Sunday, May 18, 2008

The New St. Louis Club

The action of the League in expelling the Sportsman’s Park and Club from the association and recognizing the new organization formed by Robison and Becker has aroused the greatest enthusiasm (in St. Louis) and the fans already see the pennant flying from the flagstaff at the ball grounds. The deal means the transfer to this city of the Cleveland Club in its entirety.

The new Browns will have Tebeau on first base, Childs at second, Cross at third and Wallace at short. The outfielders will be Burkett, Griffin, and Stenzel. O’Connor, Criger, Schrecongost and Clements will be the catchers and the pitching staff will consist of Young, Cuppy, Powell, Wilson, Bates, Jones and Hughey. Ed McKean will remain with the Cleveland team. So will Zimmer and Blake. The other St. Louis players, including Hill, Carsey, Sudhoff, Stivetts, Sugden, Tucker, Quinn, Harley, and Dowd will be transferred to the Forest City to fill the other places. Stanley Robison will be the president of the Cleveland Club.

It was leaked out that the new St. Louis Club was organized about a week ago when the following officers were elected: President Frank de Haas Robison, of Cleveland; vice president Edward C. Becker; Stanley Robison; secretary William Schofield. Mr. Becker will have no interest in the Cleveland Club. He is satisfied with his holdings in the local club, which are exactly equal with Robison. The statement already made that Mr. Robison holds a slight excess of stock, just enough to give him control, is not correct. Mr. Becker and Mr. Robison hold share and share alike in the new corporation…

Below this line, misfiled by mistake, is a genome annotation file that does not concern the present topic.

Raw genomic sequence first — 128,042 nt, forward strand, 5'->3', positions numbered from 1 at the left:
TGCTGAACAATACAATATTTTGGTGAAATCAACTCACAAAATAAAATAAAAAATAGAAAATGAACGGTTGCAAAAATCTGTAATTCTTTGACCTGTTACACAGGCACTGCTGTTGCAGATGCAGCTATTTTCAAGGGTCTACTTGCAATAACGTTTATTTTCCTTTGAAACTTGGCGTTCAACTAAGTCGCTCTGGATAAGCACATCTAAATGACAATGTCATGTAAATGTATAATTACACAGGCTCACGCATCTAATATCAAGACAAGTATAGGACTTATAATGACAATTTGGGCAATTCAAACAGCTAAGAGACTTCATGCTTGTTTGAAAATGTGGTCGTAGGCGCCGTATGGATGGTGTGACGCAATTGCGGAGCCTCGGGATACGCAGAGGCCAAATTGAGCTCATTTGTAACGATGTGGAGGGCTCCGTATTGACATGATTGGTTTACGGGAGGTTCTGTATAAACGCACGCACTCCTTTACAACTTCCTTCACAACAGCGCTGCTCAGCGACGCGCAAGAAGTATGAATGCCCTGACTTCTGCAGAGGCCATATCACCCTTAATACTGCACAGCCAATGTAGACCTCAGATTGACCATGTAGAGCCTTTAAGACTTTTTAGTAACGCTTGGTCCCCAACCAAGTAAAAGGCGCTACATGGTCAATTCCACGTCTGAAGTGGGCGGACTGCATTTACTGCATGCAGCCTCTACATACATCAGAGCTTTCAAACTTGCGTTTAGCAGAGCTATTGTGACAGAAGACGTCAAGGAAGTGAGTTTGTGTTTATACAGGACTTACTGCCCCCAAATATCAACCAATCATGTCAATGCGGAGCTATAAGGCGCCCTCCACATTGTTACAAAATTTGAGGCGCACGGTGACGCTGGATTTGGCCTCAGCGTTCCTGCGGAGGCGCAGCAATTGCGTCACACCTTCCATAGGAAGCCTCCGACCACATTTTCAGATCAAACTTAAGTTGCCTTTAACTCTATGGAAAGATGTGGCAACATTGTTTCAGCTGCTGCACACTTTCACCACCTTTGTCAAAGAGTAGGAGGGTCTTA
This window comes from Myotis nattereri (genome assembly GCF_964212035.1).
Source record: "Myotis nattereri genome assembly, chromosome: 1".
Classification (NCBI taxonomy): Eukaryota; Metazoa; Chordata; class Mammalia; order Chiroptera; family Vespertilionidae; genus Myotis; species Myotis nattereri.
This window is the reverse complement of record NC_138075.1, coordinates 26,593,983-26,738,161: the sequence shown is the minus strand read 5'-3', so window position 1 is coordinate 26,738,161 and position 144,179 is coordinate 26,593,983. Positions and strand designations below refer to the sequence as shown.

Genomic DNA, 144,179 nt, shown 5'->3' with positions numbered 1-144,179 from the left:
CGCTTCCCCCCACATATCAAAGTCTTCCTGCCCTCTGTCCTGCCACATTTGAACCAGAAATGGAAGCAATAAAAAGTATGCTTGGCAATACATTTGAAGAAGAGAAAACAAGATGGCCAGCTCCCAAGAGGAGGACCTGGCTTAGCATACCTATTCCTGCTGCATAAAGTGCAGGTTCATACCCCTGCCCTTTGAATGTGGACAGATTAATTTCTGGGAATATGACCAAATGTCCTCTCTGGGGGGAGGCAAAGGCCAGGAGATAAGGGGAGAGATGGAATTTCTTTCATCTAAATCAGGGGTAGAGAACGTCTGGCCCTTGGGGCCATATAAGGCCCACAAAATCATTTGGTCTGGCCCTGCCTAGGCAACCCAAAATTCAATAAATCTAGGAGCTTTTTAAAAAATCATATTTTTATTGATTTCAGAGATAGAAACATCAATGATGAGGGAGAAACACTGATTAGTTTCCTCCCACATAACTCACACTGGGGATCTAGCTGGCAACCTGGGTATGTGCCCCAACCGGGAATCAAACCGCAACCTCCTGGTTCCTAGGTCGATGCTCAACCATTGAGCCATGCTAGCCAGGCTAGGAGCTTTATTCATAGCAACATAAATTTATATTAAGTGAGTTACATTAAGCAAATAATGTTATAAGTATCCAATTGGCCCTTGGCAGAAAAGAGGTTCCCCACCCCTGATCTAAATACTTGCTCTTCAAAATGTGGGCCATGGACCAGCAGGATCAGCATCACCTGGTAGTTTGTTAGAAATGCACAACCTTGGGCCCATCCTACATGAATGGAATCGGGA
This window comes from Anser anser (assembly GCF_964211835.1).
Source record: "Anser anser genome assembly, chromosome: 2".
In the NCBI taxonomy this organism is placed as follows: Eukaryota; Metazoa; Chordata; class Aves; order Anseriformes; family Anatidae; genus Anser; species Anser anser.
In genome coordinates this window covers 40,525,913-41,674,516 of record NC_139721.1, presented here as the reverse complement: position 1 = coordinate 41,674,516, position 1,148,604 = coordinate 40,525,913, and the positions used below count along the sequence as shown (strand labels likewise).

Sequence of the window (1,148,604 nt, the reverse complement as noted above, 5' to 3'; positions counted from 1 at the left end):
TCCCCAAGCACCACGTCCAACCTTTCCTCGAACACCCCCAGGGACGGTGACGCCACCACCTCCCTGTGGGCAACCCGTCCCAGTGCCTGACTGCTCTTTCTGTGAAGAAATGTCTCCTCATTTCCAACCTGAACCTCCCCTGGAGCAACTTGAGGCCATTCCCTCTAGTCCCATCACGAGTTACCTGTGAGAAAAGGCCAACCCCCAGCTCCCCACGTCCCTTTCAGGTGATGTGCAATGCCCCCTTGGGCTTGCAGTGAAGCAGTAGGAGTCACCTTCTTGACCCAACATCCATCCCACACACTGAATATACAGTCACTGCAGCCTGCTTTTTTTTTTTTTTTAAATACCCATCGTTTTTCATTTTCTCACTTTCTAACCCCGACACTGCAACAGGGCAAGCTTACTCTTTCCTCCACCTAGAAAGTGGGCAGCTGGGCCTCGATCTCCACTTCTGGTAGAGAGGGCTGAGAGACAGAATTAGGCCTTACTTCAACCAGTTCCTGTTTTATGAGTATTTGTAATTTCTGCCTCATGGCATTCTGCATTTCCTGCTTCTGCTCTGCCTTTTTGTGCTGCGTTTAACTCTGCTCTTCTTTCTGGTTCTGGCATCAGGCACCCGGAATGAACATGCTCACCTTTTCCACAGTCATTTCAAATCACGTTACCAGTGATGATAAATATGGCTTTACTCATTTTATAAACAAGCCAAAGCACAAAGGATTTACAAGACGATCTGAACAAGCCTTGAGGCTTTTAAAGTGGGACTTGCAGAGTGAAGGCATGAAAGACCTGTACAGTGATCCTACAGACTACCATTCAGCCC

Chris Von der Ahe does not propose to give up the fight for the possession of the Browns franchise. The publication on Sunday of the Rogers-Muckenfuss letter has convinced the boss that he is the victim of a conspiracy and he proposes to have the sale of the Sportsman’s Park and Club set aside, if possible. To-day he filed his notice of an appeal to the Missouri Supreme Court from the decision of Judge Spencer ordering the property sold to satisfy the creditors. Under this decree the property was sold, then later transferred to E.C. Becker, who in turn took into partnership Frank Robison, thus, it is said, confirming all that was admitted in the Rogers letter…

-From Sporting Life, April 1, 1899

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